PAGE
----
north and 3.0 mm/sqrt (yr) for up random walk (Markov) noise to the velocity solution to 154
account for temporally errors in the velocity estimates and uncertainties (McCaffrey et 155
al., 2007). 156
4. Results 157
4.1 ITRF2005 velocity field 158
Velocities derived for our GPS campaign at Andaman in ITRF2005 (Altamimi et al., 159
2007) include 48 numbers of global continuously tracking GPS stations (Figure 1). 42 160
global stations were used for realization of the ITRF2005 reference frame show most of 161
the stations have < 2 mm residuals ( inset of figure-1) indicating robust stabilization 162
(Table 2). The velocity field clearly demarcates several distinct tectonic regimes. At 163
Sunda shelf, in west of Sumatra fault (NTUS) movement was towards south-east, 164
whereas, station within fore-arc sliver block between the Sumatran fault and Java trench 165
(BITI) the azimuth of GPS velocity was trench normal. The Andaman region shows wide 166
variation in velocity azimuth varying between SW to NNE (Figure 2). Velocities at Little 167
Andaman was 69.67 1.30 E mm/yr and 39.20 1.14 N mm/yr, at South Andaman 168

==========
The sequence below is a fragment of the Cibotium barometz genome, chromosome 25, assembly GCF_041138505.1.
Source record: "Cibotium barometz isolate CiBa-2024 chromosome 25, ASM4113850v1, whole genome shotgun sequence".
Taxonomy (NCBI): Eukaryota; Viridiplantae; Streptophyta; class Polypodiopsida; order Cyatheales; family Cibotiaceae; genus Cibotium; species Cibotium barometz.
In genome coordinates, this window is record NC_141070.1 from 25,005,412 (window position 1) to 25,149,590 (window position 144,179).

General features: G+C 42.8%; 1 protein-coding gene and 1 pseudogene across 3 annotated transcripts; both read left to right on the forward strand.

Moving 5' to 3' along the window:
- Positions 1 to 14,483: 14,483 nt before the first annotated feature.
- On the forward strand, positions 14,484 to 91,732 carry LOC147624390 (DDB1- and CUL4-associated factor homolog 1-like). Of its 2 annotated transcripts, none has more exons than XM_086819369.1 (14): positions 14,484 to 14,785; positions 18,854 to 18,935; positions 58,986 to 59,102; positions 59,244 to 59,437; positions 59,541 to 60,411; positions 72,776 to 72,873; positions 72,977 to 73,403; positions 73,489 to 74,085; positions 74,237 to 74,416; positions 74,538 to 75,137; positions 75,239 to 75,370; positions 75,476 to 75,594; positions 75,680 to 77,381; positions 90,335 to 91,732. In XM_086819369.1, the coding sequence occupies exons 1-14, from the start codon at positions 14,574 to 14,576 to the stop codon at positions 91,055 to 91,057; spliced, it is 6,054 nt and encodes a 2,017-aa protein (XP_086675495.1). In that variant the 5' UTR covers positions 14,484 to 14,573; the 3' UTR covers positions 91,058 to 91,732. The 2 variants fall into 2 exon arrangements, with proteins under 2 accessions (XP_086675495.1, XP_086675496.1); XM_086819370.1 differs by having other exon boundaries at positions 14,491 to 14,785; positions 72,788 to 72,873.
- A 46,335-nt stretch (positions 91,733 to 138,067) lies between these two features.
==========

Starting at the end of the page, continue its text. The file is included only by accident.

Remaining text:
(average of four stations ) 40.12 1.34 E mm/yr and 4.95 1.14 N mm/yr, at Baratang 169
island 43.37 1.32 E mm/yr and 10.25 1.15 N mm/yr, at Middle Andaman (average 170
of three stations ) 27.01 1.53 E mm/yr and 21.66 1.38 N mm/yr, at North Andaman 171
(average of two stations ) 7.00 1.61 E mm/yr and 36.65 1.46 N mm/yr and at Havlock 172
island 36.08 1.03 E mm/yr and 20.66 0.91 N mm/yr. In general, excluding Little 173
Andaman and Havlock as we move from south to north, velocity vectors rotate from 174
trench normal to trench parallel direction. At Havlock island, the velocity vector is 175
parallel to a nearby NE-SW trending fault whereas, at Little Andaman the effect of 176
northern component on velocity was more than that of adjoining South Andaman. 177
4.2 Motion relative to Eurasia Reference Frame 178
Tectonically the south-east Asia and consequently the Sunda shelf is ostensibly part 179
of vast Eurasia plate (Bock et al., 2003). The Andaman-Nicobar is part of the northern 180